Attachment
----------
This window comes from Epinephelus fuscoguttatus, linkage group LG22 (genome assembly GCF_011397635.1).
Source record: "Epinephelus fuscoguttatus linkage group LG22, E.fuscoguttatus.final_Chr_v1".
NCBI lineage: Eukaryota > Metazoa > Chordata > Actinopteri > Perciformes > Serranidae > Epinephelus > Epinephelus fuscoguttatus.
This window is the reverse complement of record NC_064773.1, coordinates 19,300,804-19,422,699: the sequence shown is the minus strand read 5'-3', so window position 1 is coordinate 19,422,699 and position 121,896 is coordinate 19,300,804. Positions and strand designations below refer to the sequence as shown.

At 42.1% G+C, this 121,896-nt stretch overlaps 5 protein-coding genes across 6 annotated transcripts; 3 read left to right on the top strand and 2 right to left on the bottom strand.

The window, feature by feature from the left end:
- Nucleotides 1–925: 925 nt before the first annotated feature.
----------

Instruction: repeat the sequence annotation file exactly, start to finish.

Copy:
This window comes from Epinephelus fuscoguttatus, linkage group LG22 (genome assembly GCF_011397635.1).
Source record: "Epinephelus fuscoguttatus linkage group LG22, E.fuscoguttatus.final_Chr_v1".
NCBI lineage: Eukaryota > Metazoa > Chordata > Actinopteri > Perciformes > Serranidae > Epinephelus > Epinephelus fuscoguttatus.
This window is the reverse complement of record NC_064773.1, coordinates 19,300,804-19,422,699: the sequence shown is the minus strand read 5'-3', so window position 1 is coordinate 19,422,699 and position 121,896 is coordinate 19,300,804. Positions and strand designations below refer to the sequence as shown.

At 42.1% G+C, this 121,896-nt stretch overlaps 5 protein-coding genes across 6 annotated transcripts; 3 read left to right on the top strand and 2 right to left on the bottom strand.

The window, feature by feature from the left end:
- Nucleotides 1–925: 925 nt before the first annotated feature.